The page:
While the park terraces are residential, Regent Street was intended for commercial purposes and consequently did not need gardens or public spaces. The scale of the development was unprecedented in London. The street followed the line of existing roads, and detoured to make efficient use of land belonging to the government. None the less, much demolition was necessary, and many freehold and leasehold interests had to be bought out at current property values. It is thought that the Treasure supported the proposal because, in the aftermath of the lengthy Napoleonic Wars, there was an urgent need to the government to create jobs. Government expenditure was low because the design relied heavily upon private developers, including Nash himself. The buildings were to be let on 99 year leases, and income could be recouped in the form of ground rent.
The design was adopted by Act of Parliament in 1813, and built between 1814 and 1825. The individual buildings were designed by Cockerell, Soane and Nash himself, among others. At first called New Street, it became a dividing line between Soho, which was considered less than respectable, and the fashionable squares and streets of Mayfair.
Rebuilding 1895 to 1927
By the end of the 19th century, fashions in shopping had changed and the original buildings were unsuitable for their purpose. They were small and old fashioned, and consequently they were restricting trade. In the Edwardian era, department stores were principal commercial aspiration. Dickins & Jones, Garrard & Co., Swan and Edgar, Hamleys and Liberty & Co. date from this period although only the last two are still there.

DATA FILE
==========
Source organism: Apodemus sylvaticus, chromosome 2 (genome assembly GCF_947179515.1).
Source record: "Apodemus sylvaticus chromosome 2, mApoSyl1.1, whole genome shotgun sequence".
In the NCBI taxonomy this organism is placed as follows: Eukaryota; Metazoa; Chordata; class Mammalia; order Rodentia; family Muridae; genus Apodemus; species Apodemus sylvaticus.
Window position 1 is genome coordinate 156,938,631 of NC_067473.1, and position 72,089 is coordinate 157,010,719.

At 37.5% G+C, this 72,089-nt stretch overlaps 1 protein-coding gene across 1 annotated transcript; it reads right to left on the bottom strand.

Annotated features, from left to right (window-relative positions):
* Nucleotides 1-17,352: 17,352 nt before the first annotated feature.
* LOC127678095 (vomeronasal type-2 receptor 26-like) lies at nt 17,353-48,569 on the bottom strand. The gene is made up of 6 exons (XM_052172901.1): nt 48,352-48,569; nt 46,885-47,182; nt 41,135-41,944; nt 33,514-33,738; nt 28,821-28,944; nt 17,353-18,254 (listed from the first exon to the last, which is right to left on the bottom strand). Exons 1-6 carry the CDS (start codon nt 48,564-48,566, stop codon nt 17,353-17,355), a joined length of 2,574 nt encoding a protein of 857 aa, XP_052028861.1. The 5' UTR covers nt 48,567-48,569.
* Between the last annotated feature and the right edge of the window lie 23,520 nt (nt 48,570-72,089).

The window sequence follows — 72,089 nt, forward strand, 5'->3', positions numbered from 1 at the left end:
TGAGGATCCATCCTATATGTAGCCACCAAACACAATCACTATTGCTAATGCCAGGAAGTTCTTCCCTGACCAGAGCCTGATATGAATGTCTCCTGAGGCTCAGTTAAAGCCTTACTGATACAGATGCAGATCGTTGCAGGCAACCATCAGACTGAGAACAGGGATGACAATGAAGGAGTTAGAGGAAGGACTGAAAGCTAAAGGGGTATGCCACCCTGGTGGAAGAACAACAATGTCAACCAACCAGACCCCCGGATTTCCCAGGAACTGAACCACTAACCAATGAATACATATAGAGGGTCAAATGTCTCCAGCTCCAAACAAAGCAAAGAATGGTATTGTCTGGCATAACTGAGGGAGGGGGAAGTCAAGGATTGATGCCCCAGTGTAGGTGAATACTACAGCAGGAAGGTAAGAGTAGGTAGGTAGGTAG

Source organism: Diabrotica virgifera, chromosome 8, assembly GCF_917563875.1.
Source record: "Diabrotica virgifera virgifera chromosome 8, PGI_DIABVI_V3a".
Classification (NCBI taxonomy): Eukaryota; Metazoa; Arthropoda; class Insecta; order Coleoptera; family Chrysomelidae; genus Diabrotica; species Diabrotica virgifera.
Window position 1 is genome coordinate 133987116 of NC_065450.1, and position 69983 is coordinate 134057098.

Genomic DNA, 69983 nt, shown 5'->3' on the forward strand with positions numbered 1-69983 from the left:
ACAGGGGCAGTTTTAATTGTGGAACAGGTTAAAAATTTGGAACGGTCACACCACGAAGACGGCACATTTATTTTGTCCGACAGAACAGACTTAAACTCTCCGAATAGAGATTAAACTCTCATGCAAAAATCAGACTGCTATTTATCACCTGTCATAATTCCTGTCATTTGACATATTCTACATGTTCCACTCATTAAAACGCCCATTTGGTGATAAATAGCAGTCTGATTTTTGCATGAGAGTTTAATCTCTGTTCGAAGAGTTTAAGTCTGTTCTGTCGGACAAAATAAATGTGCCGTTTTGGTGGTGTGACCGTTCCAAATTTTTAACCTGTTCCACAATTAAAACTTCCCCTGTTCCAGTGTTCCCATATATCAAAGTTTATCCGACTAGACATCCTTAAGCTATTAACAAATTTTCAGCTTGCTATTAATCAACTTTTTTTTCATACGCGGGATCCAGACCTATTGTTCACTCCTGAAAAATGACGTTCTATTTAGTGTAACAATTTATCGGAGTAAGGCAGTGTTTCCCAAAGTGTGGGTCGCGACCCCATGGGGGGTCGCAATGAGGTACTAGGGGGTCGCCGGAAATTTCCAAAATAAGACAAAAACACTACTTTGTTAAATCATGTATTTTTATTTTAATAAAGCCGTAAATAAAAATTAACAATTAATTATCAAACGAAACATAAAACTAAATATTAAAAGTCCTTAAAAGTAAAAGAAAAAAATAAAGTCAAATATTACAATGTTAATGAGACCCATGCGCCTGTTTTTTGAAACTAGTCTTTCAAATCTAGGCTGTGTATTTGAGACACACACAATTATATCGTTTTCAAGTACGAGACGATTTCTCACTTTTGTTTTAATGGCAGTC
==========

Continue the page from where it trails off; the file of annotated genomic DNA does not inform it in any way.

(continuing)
Further, Nash’s buildings were not of the highest quality, using stucco render and composition to imitate stonework; and many of the buildings had been considerably extended and were now structurally suspect. As the 99 year leases came to an end, Regent Street was redeveloped between 1895 and 1927 under the control of the Office of Woods, Forests and Land Revenues (now the Crown Estate).
Regent Street as we see it today is the result of this redevelopment. South of Oxford Circus, none of the original buildings survive.
Regent Street is an example of the Beaux Arts approach to urban design: an assembly ofseparate buildings on a grand scale, designed to harmonise and produce an impressive overall effect. Strict rules were put in place to govern the reconstruction. Each block was required to be designed with a continuous unifying facade to the street, had to be finished in Portland stone, and with a uniform cornice level 66 feet above pavement level, excluding dormers, turrets and mansard roofs. The first redevelopment was Regent House, just south of Oxford Circus. However, the stylistic tone for the rebuilding was set by Reginald Blomfield's Quadrant.
The Quadrant was the subject of considerable debate. The unity of Piccadilly Circus had been upset by the construcion of Shaftesbury Avenue, and the first proposals were unsatisfactory. At the age of 73, the eminent architect Norman Shaw was brought in to resolve the design, and drew up proposals for the Circus and the Q
Fashion St. Street signs in this area are bilingual - English and Bengali